Venoms of the buthidae family Scorpion secreted by highly specialized gland tissues is responsible for the neurotoxic effects that recognize ion channels. They are usually rich disulfide-containing peptides (1, 2). Analysis of venom of these scorpions has shown the presence of hemolytic, and immune-modulatory functions (3). with regard to those neurotoxin peptides that were already isolated from scorpion decades ago, scorpion peptide with antimicrobial activity were shown in a number of scorpion venom (4-8). The antimicrobial peptides (AMPs) isolated from scorpions of the buthidae family are widely spread in nature and function as part of the innate defense mechanism against different kinds of pathogens (9). They exhibit direct catalytic effect on various pathogens through inserting into membrane bilayers and forming pores by “barrel-stave”, “carpet,” or “toroidalpore” mechanisms (10, 11). It is reported that positive charge peptides act together by the negative cell member of bacteria, ensuing in rapid cell death (12, 13). The AMPs which are relatively short (usually 10-50 aa) belong to a group of cationic, α-helical, amphipathic peptides with the presence of the several basic residues. Usually, according to their structure, three main groups of AMPs have been recognized, namely: linear peptides without cysteines that can adopt amphipathic α-helical structures in membrane environments; cysteine-rich peptides containing one or more disulfide bridges, forming β-sheet or both α-helix and β-sheet; linear peptides with an unusually high content of certain amino acids (e.g. Pro, His or Trp), or other special structure such as thio-ether rings (14). Analysis of components from scorpions of the buthidae family has shown the presence of linear peptides including parabutoporins from parabuthus schlechteri (15), opistoporin 1 and opistoporin 2 from opistophtalmus carinatus, hadrurin from hadrurus aztecus (16), IsCT1 and IsCT2 from opisthacanthus madagascariensis (14) and BmKn2 and BmKb1 from mesobuthus martensii (7). This group of peptides is quite different from scorpion neurotoxins which contain three or four disulfide bridges (4). They belong to the non-disulfide-bridge containing peptides (NDBPs), that exhibit bradykininpotentiating activity, antimicrobial action, hemolytic, and immune-modulatory functions (16). They can also be found in the venom of other arthropods or insects such as melittin from the venom of honeybee, mastoparan from wasps (17), lycotoxins (18) and pandinin 1 and 2 from spider pandinus imperator (19). The species M. eupeus from the Buthidae scorpion family is endemic of the Khozestan province of Iran.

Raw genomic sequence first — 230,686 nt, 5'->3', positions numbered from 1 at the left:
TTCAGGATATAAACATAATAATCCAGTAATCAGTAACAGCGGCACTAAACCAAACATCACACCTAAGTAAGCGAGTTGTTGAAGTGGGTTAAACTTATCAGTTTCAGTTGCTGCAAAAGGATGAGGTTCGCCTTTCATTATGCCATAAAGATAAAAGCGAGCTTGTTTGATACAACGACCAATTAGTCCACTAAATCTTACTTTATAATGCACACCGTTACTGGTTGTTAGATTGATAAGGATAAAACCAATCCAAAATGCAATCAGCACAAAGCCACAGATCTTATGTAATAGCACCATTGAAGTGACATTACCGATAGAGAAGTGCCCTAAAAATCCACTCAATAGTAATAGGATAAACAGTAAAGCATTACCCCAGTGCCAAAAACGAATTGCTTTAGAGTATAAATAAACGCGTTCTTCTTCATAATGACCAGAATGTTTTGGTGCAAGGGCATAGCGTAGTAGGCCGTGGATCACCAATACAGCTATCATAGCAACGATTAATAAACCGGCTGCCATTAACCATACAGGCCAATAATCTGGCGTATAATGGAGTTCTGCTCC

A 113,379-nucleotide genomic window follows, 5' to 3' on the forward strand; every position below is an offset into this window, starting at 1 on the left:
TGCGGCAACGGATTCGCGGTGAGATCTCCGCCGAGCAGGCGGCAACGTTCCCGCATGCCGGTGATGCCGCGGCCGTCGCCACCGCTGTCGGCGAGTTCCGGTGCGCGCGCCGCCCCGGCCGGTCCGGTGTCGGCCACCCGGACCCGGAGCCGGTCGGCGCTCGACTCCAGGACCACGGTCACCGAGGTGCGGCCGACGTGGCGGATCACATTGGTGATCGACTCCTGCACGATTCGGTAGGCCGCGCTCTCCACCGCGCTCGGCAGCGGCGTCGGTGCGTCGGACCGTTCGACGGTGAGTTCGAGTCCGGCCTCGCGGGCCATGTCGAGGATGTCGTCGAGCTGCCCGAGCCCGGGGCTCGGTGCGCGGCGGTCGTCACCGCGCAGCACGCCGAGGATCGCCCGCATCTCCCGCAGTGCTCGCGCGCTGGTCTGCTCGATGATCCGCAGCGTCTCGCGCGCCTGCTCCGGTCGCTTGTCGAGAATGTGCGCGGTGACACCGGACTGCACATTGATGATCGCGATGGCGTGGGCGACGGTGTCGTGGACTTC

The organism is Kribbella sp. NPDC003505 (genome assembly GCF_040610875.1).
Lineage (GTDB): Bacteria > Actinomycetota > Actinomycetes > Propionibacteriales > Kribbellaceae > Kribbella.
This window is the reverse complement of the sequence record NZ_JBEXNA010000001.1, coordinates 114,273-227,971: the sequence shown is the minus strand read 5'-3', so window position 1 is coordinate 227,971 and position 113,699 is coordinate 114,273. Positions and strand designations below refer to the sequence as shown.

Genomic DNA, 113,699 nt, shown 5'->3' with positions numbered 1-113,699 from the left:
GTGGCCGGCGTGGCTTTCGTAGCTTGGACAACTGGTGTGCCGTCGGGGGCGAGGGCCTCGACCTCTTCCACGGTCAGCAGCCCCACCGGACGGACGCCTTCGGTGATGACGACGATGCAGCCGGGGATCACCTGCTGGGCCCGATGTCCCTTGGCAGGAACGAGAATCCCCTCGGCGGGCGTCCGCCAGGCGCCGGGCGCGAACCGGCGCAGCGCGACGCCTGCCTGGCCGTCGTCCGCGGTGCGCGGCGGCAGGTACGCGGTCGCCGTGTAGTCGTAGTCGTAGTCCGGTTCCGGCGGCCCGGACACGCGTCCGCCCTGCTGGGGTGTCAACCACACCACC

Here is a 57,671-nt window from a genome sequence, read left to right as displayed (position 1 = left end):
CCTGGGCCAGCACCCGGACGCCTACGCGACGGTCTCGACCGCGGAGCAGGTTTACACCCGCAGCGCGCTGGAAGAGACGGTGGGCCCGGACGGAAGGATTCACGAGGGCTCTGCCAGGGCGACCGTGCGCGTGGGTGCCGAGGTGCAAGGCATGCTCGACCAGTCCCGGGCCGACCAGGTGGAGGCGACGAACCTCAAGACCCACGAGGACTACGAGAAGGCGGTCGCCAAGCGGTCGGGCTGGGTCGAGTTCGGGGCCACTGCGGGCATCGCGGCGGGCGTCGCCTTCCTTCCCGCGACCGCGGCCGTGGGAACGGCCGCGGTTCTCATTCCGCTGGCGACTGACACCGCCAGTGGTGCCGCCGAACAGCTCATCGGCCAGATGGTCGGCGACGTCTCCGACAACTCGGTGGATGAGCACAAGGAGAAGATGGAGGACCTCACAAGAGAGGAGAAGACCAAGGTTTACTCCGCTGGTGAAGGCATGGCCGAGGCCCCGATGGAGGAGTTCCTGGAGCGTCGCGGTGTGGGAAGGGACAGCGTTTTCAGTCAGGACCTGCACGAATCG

2. Objectives

In this study we reported the identification of a cDNA sequence encoding cysteine-free antimicrobial peptides isolated from venomous glands of this species.

3. Materials and Methods

3.1. Scorpion Samples

Adult scorpions were collected in the field and transported to the Razi reference scorpion laboratory of Ahvaz. The scorpions were milked by electrical stimulation 4 days before RNA extraction, a period that allowed the toxin-producing cells of the venom glands to enter the secretory phase.

3.2. Total RNA Extraction and cDNA Synthesis

To prevent excessive cuticle debris and to avoid venom gland contamination, total RNA was obtained only from the first segment of the scorpion tail. Total RNA was extracted from ten homogenized venom glands of the Iranian scorpion M. eupeus using RNX plus solution (Cinna Gen, Iran) according to the manufacturer’s instructions. The purified total RNA was quantified by absorbance at 260 nm and used immediately or stored precipitated in ethanol at - 80°C until use. The RNA pellets were dissolved in water and used for cDNA synthesis immediately. First-strand synthesis was achieved with Super Script II moloney murine leukemia virus (M-MLV) RT (Fermented, Iran) in the presence of RNase inhibitor (Fermented, Iran), using the modified oligo (dT) as primer. For modifying the oligo (dT) primer, a linker containing two restriction endonucleases enzyme sites of XbaI and XholI were added to the 5´ends of the primer. The sequence of the modified oligo (dT) primer was Mod - T 5'- GGGTCTAGAGCTCGAGTCAC (T) 17. Briefly, 12 µl (2 µg each) of the extracted total RNA was incubated with 0.5 µg of the modified oligo (dT) primer at 70° C, for 10 minutes followed by a brief centrifugation. The reaction was chilled on ice for a few minutes and then added 1 µl RNasin (CinnaGen, Iran), 1 µl dNTP mixture (120 mM of each nucleotide), 2.5µl of 5 X enzyme buffer and 1 µl (200 U) of moloney murine leukemia virus (M-MulV) reverse transcriptase (CinnaGen, Iran). The reaction was incubated at 42°C for one hour followed by a brief centrifugation and then inactivation of the enzyme by heating at100°C for 10 minutes. Reverse transcriptase was omitted in the tubes corresponding to the negative controls.